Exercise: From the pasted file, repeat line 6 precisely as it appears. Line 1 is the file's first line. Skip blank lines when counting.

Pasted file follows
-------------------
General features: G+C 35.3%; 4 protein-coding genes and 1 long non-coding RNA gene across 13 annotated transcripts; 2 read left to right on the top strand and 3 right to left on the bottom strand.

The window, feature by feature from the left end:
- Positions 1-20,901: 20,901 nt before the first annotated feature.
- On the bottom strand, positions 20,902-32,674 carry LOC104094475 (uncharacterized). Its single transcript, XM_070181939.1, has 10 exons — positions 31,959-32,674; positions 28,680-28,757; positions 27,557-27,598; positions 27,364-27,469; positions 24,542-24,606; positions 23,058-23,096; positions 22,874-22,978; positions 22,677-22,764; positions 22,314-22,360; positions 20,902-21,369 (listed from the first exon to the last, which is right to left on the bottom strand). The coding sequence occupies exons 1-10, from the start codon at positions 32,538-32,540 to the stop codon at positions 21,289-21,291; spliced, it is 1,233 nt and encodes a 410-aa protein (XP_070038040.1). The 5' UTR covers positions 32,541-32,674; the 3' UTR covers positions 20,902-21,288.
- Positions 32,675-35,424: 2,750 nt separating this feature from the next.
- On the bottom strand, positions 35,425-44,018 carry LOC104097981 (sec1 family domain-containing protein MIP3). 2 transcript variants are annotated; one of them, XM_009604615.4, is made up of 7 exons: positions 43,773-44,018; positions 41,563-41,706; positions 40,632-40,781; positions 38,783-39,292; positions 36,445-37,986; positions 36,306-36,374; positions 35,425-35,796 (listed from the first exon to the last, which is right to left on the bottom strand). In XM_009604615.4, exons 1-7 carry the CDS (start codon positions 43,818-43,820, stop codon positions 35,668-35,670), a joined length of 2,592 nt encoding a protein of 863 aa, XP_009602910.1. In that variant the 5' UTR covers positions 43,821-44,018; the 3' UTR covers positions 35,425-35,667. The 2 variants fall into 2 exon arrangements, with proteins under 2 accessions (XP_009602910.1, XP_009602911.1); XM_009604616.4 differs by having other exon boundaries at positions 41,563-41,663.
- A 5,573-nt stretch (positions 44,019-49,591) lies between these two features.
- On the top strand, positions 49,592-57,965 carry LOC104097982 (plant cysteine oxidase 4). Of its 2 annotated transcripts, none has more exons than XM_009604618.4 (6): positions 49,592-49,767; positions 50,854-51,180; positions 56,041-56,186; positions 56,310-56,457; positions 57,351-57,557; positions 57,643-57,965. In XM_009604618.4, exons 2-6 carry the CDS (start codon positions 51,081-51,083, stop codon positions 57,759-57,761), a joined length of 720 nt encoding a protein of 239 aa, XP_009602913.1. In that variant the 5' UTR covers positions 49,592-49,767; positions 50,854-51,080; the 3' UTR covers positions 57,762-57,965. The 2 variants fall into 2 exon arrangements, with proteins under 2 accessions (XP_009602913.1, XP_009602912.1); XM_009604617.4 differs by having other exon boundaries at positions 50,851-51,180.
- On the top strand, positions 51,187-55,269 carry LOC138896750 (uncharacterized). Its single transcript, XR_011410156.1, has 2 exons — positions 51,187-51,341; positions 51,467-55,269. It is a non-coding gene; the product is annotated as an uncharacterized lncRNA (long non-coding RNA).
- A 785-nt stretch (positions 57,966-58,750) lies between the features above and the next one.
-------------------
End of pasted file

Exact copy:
- On the bottom strand, positions 35,425-44,018 carry LOC104097981 (sec1 family domain-containing protein MIP3). 2 transcript variants are annotated; one of them, XM_009604615.4, is made up of 7 exons: positions 43,773-44,018; positions 41,563-41,706; positions 40,632-40,781; positions 38,783-39,292; positions 36,445-37,986; positions 36,306-36,374; positions 35,425-35,796 (listed from the first exon to the last, which is right to left on the bottom strand). In XM_009604615.4, exons 1-7 carry the CDS (start codon positions 43,818-43,820, stop codon positions 35,668-35,670), a joined length of 2,592 nt encoding a protein of 863 aa, XP_009602910.1. In that variant the 5' UTR covers positions 43,821-44,018; the 3' UTR covers positions 35,425-35,667. The 2 variants fall into 2 exon arrangements, with proteins under 2 accessions (XP_009602910.1, XP_009602911.1); XM_009604616.4 differs by having other exon boundaries at positions 41,563-41,663.